Profit Minded

Defining Entrepreneurship Based on Billionaires

You may be self-employed, but are you an entrepreneur? Economists Magnus Henrekson and Tino Sanandaji would say “not likely.”

Their definition of entrepreneurship excludes Mom & Pops, sole proprietors, and any business that is not innovating and growing. In fact, the Swedish scholars argue, in countries and regions where entrepreneurship is most rampant, self-employment is less common.

In a study published in the current edition of the Proceedings of the National Academy of Sciences, Henrekson and Sanandaji, who work at the Research Institute of Industrial Economics in Stockholm, claim they found an inverse relationship between entrepreneurship and rates of self-employment. “Countries with higher income, higher trust, lower taxes, more venture capital investment, and lower regulatory burdens have more entrepreneurs but less self-employment,” they say.

What’s an entrepreneur then? The researchers adopt the definition of the early 20th century Austrian economist and Harvard professor Joseph Schumpeter, who argued that entrepreneurs’ innovations bring about progress and improved living standards for society. Schumpeterian entrepreneurship refers to high-impact, growing, and innovative firms. It’s an important distinction, Henrekson and Sanandaji say, because public policies designed to promote innovation would be misguided if all self-employed or small businesses were lumped into the category of entrepreneurship.

To be sure, they note, most of the self-employed in the U.S. are in industries not exactly known for "creative destruction" or catalyzing social or economic progress: construction, landscaping services, auto repair, restaurants, trucking, farming, cooking, cleaning, day care, and hairstyling.

In an attempt to zero in on the real entrepreneurs, however, the authors come up with what seems like another questionable yardstick: a 20-year collection of the Forbes billionaires list—a list that in 2013 included a gambling mogul, the patriarch of an Italian chocolate dynasty, a Saudi Arabian prince, and the Brazilian man who has the controlling stake in Anheuser-Busch InBev—not exactly people whose innovations have brought about progress and improved living standards for society.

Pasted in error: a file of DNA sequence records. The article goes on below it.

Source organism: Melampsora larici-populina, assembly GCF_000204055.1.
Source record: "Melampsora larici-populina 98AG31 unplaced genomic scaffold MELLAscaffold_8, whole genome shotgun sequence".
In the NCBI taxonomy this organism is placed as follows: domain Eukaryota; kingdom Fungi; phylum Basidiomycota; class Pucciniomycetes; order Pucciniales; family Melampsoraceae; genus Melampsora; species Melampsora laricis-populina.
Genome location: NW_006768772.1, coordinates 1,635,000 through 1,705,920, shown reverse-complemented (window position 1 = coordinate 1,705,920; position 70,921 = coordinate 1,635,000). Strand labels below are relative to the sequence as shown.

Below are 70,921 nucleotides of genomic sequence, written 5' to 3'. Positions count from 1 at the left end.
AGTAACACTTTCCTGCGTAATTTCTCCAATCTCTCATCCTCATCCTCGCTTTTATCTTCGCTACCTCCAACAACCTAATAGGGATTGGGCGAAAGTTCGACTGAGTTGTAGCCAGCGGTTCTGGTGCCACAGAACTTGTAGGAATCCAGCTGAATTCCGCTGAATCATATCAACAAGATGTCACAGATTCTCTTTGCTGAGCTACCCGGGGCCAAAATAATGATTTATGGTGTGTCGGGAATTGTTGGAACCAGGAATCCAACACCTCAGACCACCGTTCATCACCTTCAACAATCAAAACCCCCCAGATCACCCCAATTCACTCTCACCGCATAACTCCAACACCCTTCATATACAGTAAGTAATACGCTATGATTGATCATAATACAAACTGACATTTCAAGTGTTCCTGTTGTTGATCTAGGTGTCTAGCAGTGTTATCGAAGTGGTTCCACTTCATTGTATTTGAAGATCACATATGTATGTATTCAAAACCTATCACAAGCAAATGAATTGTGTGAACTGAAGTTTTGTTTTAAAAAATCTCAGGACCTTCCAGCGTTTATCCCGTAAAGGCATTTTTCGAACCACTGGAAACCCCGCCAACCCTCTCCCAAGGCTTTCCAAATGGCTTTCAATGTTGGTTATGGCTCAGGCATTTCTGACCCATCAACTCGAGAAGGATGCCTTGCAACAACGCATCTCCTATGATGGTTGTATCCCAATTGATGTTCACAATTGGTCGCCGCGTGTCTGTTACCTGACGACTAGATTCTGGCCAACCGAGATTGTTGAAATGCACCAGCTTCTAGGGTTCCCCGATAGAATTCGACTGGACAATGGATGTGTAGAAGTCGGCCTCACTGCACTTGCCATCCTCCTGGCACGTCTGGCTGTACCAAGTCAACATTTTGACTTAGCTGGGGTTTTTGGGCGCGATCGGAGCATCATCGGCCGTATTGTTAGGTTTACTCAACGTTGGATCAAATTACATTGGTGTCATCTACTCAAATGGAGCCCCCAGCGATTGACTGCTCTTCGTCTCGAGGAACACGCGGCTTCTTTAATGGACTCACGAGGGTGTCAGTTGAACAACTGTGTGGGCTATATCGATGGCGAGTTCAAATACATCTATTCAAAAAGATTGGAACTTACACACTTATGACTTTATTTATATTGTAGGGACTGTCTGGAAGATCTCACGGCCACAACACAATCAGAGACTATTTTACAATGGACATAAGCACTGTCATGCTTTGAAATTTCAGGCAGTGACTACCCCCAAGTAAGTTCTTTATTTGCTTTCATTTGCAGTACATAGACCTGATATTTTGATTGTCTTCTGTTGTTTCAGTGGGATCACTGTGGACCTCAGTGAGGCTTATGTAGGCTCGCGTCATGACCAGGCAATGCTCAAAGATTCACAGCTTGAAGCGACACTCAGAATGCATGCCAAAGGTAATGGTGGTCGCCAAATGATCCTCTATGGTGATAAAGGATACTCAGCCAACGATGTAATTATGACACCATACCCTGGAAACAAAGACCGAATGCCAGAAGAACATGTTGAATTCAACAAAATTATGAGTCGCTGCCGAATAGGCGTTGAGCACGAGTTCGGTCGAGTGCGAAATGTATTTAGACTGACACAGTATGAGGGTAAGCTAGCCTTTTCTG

Still, many on the list are responsible for launching companies that have changed the world—Bill Gates, Jeff Bezos, Larry Page and Sergey Brin—and four of every ten of the world’s billionaires is American, the researchers say. And, they point out, the U.S. has the second lowest self-employment rate among developed nations.

The scholars deduce that jobs created by billionaire entrepreneurs—such as those at Wal-Mart, Google, and Oracle—are more appealing than self-employment to Americans. Entrepreneur-launched companies including Intel, Microsoft, and Google, they say, offer “better career prospects for employees, thus raising the opportunity cost of self-employment.” But they also acknowledge that some high-impact entrepreneurial endeavors squash small businesses. Wal-Mart is one obvious example, and, they say, “firms such as Home Depot, Gap, Ikea, H&M, and Amazon have… reduced the number of self-employed and small business owners in their industry.”

The trouble, they say, is that “when entrepreneurship is defined as self-employment or small business ownership, it makes sense to view entrepreneurship and so-called small and medium sized enterprises policies … as essentially interchangeable terms.” Elucidating the difference would lead to “knowledge about how to spur technological progress through entrepreneurship policies.”

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